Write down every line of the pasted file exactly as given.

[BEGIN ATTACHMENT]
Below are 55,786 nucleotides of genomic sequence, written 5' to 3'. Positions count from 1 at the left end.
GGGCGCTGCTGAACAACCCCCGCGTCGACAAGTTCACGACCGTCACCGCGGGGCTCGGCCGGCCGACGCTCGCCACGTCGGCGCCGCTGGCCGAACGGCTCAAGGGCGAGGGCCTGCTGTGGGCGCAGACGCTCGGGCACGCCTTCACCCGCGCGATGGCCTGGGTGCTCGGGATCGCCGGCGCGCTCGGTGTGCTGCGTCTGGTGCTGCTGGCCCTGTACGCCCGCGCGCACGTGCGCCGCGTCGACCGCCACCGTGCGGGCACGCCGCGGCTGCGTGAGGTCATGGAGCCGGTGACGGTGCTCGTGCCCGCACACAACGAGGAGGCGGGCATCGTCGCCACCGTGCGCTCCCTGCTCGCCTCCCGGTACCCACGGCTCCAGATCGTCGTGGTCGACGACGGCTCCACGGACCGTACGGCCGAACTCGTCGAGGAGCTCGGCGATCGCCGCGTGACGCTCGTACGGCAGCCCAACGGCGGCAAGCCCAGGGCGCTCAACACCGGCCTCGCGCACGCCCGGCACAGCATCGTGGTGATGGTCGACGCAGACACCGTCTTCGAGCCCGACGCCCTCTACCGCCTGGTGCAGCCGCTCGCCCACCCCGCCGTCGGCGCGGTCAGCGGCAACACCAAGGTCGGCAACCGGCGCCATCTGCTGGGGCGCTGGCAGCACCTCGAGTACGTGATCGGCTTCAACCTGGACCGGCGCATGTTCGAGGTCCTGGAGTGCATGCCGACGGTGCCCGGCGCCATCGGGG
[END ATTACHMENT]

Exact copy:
Below are 55,786 nucleotides of genomic sequence, written 5' to 3'. Positions count from 1 at the left end.
GGGCGCTGCTGAACAACCCCCGCGTCGACAAGTTCACGACCGTCACCGCGGGGCTCGGCCGGCCGACGCTCGCCACGTCGGCGCCGCTGGCCGAACGGCTCAAGGGCGAGGGCCTGCTGTGGGCGCAGACGCTCGGGCACGCCTTCACCCGCGCGATGGCCTGGGTGCTCGGGATCGCCGGCGCGCTCGGTGTGCTGCGTCTGGTGCTGCTGGCCCTGTACGCCCGCGCGCACGTGCGCCGCGTCGACCGCCACCGTGCGGGCACGCCGCGGCTGCGTGAGGTCATGGAGCCGGTGACGGTGCTCGTGCCCGCACACAACGAGGAGGCGGGCATCGTCGCCACCGTGCGCTCCCTGCTCGCCTCCCGGTACCCACGGCTCCAGATCGTCGTGGTCGACGACGGCTCCACGGACCGTACGGCCGAACTCGTCGAGGAGCTCGGCGATCGCCGCGTGACGCTCGTACGGCAGCCCAACGGCGGCAAGCCCAGGGCGCTCAACACCGGCCTCGCGCACGCCCGGCACAGCATCGTGGTGATGGTCGACGCAGACACCGTCTTCGAGCCCGACGCCCTCTACCGCCTGGTGCAGCCGCTCGCCCACCCCGCCGTCGGCGCGGTCAGCGGCAACACCAAGGTCGGCAACCGGCGCCATCTGCTGGGGCGCTGGCAGCACCTCGAGTACGTGATCGGCTTCAACCTGGACCGGCGCATGTTCGAGGTCCTGGAGTGCATGCCGACGGTGCCCGGCGCCATCGGGG